Norwegian scabies

    Article Contributors: 
    Sean Klepper M.D.
    Artur Zembowicz M.D....

    Also known as: crusted scabies

    Clinical Features:

    • Caused by the mite Sarcoptes scabiei var. hominis
    • Transmitted by person-to-person contact or sometimes fomites
    • This type of scabies infestation affects immunocompromised or hospitalized patients, and is characterized by the presence of numerous mites, in contrast to the small number seen in typical scabies.
    • Intensely pruritic linear burrows with a predilection for the interdigital webs, flexural surfaces of joints and genitalia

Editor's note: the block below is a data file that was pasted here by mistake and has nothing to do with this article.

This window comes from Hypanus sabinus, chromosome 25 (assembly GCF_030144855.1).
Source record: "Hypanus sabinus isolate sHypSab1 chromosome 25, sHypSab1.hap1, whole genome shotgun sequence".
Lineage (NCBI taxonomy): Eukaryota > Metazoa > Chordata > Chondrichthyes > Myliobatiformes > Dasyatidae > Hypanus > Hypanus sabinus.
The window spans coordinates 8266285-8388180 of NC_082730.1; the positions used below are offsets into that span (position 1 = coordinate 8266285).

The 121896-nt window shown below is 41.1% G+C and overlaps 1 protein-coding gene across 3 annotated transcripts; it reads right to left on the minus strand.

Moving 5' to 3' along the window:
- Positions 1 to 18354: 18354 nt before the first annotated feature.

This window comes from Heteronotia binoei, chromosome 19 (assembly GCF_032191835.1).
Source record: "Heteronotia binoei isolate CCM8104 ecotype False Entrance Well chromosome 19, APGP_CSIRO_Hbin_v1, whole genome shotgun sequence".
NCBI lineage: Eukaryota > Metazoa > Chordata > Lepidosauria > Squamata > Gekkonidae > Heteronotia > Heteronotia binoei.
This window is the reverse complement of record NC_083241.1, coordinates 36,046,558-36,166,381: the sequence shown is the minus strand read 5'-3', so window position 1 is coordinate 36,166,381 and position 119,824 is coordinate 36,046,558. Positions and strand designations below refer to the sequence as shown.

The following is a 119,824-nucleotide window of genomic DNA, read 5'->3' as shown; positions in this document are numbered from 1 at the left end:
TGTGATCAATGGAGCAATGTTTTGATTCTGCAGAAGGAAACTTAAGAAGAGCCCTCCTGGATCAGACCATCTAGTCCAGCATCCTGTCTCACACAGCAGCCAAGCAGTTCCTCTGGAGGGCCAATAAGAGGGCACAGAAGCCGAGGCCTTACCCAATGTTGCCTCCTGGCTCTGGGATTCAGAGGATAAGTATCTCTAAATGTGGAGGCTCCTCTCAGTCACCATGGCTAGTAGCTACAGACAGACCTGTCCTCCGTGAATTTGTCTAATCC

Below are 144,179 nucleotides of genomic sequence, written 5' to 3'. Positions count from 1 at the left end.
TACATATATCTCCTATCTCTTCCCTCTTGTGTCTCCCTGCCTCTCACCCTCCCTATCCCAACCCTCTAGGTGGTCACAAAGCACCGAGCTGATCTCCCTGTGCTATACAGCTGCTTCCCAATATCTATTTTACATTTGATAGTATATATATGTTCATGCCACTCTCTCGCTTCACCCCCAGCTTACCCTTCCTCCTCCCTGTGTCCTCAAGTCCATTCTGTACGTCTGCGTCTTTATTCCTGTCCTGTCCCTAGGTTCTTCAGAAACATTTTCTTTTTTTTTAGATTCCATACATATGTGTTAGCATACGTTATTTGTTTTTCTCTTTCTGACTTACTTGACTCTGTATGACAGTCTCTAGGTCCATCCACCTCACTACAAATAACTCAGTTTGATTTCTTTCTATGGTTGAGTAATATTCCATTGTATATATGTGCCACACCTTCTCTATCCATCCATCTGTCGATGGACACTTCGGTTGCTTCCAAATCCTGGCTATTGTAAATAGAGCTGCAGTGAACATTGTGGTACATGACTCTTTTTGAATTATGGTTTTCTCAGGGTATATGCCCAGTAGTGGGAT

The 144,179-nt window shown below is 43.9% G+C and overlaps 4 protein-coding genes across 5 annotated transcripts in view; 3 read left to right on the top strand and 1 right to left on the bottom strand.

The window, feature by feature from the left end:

• Norwegian scabies shows hyperkeratotic or psoriasiform papules or plaques or sometimes diffuse erythroderma.

    Histologic Features:

    • Irregular acanthosis
    • Focal spongiosis
    • The burrow may be seen as a space within or subjacent to the stratum corneum.
    • The female mite or her eggs may be seen within the burrow.  Levels may be sometimes be required to visualize the diagnositic mite or eggs, although they are much more numerous and likely to be seen in Norwegian scabies than in a typical scabies  infestation.
    • Superficial and deep perivascular lymphohistiocytic and eosinophilic infiltrate (A nodular infiltrate with eosinophils is not seen in psoriasiform lesions of other etiologies.)
    External Links:

    Cases associated with this book:

  • Norwegian scabies
    Author: Artur Zembowicz M.D. Ph.D.

    Conference: DermatopathologyConsultations.com Teaching Collection